FORT MYERS/MIAMI (Reuters) - Hurricane Irma lost some strength as it pounded southern Florida on Sunday afternoon, but forecasts warned it would remain a powerful storm as it flooded Miami streets and knocked out power to about 2 million homes and businesses.
All of southern Florida was feeling the effects of the storm creeping toward the shore, with at least one man killed, a woman forced to deliver her own baby, apartment towers swaying in high winds and trees uprooted.
The National Hurricane Center said the storm had maximum sustained winds of 120 miles per hour (195 kph), dropping it to a Category 3, the midpoint of the five-step Saffir-Simpson scale.
Tampa and Hurricane Bays saw extraordinarily low tides, with sea life visible and boats grounded, though forecasters warned the storm would soon drive those waters back in with storm surges of up to 15 feet(4.6 m) along the state’s western Gulf Coast.
Small whitecapped waves could be seen in flooded streets between Miami office towers.
Irma had been one of the most powerful hurricanes ever seen in the Atlantic, killing 28 people in the Caribbean and pummeling Cuba with 36-foot (11 meter) waves on Sunday. Its core was located about 30 miles (48 km) south of Naples by 2 p.m. ET (1800 GMT) and was expected to move along or over Florida’s western coast through the afternoon and evening.
Some 6.5 million people, about a third of the state’s population, had been ordered to evacuate southern Florida.
Officials warned that Irma’s heavy storm surge - seawater driven on land by high winds - could bring floods of up to 15 feet (4.6 m) along the state’s western Gulf Coast. It submerged the highway that connects the isolated Florida Keys archipelago with the mainland and small whitecapped waves could be seen in flooded streets between Miami office towers.
“There is a serious threat of significant storm surge flooding along the entire west coast of Florida,” Governor Rick Scott told a press conference. “This is a life-threatening situation.”
Irma is expected to cause billions of dollars in damage to the third-most-populous U.S. state, a major tourism hub with an economy comprising about 5 percent of U.S. gross domestic product.
At least 1.6 million Florida homes and businesses had lost power, according to Florida Power & Light and other utilities.
The National Hurricane Center forecast that its center eye will move near or over the state’s west coast later on Sunday.
The count of people killed by the storm in the Caribbean rose to 24 on Sunday with two new deaths reported on the Dutch portion of Saint Martin. Irma has already claimed at least one life in Florida, after a man’s body was pulled from his pickup truck, which had crashed into a tree in high winds.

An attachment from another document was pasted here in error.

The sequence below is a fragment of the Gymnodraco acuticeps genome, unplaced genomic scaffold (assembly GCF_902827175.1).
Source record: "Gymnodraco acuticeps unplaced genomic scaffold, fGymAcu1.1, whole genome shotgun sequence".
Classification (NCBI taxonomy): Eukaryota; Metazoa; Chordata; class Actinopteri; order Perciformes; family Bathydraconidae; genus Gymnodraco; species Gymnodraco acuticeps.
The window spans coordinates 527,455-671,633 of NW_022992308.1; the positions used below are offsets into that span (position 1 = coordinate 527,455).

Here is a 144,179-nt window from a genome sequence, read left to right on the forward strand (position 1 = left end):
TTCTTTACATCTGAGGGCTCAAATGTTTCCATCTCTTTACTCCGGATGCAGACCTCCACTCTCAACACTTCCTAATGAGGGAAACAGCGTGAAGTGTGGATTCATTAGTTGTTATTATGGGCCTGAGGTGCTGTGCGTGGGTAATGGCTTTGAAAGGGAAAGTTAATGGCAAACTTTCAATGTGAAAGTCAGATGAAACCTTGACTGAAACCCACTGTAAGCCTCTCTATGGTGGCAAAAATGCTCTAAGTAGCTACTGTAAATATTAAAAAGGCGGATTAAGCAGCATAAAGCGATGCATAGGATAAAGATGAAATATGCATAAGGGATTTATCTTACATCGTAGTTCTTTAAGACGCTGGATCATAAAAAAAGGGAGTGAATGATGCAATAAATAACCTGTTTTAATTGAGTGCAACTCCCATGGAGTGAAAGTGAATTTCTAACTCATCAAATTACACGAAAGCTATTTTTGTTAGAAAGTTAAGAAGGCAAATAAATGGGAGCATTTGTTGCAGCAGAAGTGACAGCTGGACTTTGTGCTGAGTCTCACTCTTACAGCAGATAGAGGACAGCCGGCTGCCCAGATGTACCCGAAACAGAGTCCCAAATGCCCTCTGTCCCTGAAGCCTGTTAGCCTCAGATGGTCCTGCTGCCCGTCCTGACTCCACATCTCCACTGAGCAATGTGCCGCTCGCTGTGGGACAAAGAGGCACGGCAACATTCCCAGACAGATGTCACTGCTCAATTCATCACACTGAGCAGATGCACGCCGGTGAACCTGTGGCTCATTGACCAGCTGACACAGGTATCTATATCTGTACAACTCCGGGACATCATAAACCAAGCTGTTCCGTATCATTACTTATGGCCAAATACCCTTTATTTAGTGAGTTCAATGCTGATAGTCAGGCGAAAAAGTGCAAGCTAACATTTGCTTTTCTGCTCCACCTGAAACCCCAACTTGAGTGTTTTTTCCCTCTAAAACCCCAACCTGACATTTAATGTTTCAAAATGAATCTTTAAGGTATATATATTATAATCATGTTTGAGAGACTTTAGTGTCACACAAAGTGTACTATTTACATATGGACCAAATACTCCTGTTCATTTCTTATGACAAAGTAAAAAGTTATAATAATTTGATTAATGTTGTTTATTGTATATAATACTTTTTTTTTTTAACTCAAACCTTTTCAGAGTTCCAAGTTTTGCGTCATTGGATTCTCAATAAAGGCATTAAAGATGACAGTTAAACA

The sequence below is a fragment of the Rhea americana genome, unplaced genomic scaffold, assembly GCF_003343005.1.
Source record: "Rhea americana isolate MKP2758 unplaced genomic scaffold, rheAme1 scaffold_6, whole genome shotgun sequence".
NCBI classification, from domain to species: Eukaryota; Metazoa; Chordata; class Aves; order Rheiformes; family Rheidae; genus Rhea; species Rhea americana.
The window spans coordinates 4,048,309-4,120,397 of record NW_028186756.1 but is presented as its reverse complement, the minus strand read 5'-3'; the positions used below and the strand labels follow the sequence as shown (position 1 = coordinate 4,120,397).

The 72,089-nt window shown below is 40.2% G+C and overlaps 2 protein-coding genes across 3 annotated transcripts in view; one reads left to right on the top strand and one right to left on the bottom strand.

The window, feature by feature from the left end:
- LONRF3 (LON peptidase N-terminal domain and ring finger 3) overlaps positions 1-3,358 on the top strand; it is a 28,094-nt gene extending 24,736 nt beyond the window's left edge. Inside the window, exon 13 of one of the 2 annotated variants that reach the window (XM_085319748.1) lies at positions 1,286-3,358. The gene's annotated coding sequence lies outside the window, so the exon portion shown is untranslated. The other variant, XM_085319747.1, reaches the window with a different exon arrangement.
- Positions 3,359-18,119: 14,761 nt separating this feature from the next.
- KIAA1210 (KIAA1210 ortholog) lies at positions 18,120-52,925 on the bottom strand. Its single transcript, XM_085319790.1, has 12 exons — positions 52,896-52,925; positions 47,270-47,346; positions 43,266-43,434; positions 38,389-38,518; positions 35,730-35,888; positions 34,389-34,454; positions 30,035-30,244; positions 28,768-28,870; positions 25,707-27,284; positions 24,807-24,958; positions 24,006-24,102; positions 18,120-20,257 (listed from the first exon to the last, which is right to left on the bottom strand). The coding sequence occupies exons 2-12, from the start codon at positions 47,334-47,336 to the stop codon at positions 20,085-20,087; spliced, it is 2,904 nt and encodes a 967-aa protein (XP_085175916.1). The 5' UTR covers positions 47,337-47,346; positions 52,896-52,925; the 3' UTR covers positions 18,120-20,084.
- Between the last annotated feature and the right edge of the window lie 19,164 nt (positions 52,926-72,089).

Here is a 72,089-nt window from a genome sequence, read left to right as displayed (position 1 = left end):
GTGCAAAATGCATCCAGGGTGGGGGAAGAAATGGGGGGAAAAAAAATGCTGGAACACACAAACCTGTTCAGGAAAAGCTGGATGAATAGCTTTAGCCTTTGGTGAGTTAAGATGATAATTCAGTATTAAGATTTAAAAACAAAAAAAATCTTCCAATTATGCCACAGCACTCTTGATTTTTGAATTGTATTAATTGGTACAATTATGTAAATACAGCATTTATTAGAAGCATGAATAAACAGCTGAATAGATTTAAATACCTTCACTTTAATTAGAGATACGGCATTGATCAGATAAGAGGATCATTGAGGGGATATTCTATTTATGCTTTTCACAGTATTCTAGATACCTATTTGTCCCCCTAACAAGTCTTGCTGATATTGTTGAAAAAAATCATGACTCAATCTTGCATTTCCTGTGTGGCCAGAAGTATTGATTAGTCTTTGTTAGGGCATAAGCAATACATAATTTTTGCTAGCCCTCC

MIAMI BUILDINGS SWAY, STREETS FLOODED
The storm winds downed a construction crane and shook tall buildings in Miami, which was about 95 miles (153 km) from Irma’s core.
Deme Lomas, who owns Miami restaurant Niu Kitchen, said he saw a crane torn apart by winds and dangling from the top of the building.
“We couldn’t hear it come down because of the loud wind, but when we just took a look it was pulled apart into a mess,” Lomas said in a phone interview from his 35th-floor apartment. “We feel the building swaying all the time ... It’s like being on a ship.”
Miami streets were flooded as the water crept up on and around Brickell Avenue, which runs around 550 feet (168 m)from the waterfront through the city’s financial district and newly built high rises.
“There’s water everywhere,” said Chaim Lipskar, rabbi at the Rok Family Shul that is sheltering a few families through the storm. “It’s up and down Brickell and all over the side streets.”
South Florida’s large population of elderly residents posed a severe test for the emergency shelters, many of which were not equipped for people with elaborate medical needs.
Irma is now a Category 4 storm, the second-highest designation on the Saffir-Simpson scale.
One woman in Miami’s Little Haiti neighborhood delivered her own baby, with medical personnel coaching her on the phone because emergency responders were not able to reach her, the city of Miami said on Twitter. The two are now at the hospital, it said.
Irma comes just days after Hurricane Harvey dumped record-setting rain in Texas, causing unprecedented flooding, killing at least 60 people and leaving an estimated $180 billion in property damage in its wake. Almost three months remain in the Atlantic hurricane season, which runs through November.
U.S. President Donald Trump spoke to the governors of Alabama, Georgia, South Carolina and Tennessee on Sunday and issued a disaster declaration for Puerto Rico, which was hit by the storm last week, the White House said.
Additional reporting by Sarah Marsh in Remedios, Marc Frank in Havana, Bernie Woodall, Ben Gruber and Andy Sullivan in Miami, Jeff Mason in Washington, Colleen Jenkins in Winston-Salem, North Carolina and Scott DiSavino in New York; Writing by Scott Malone; Editing by Ross Colvin and Andrew Hay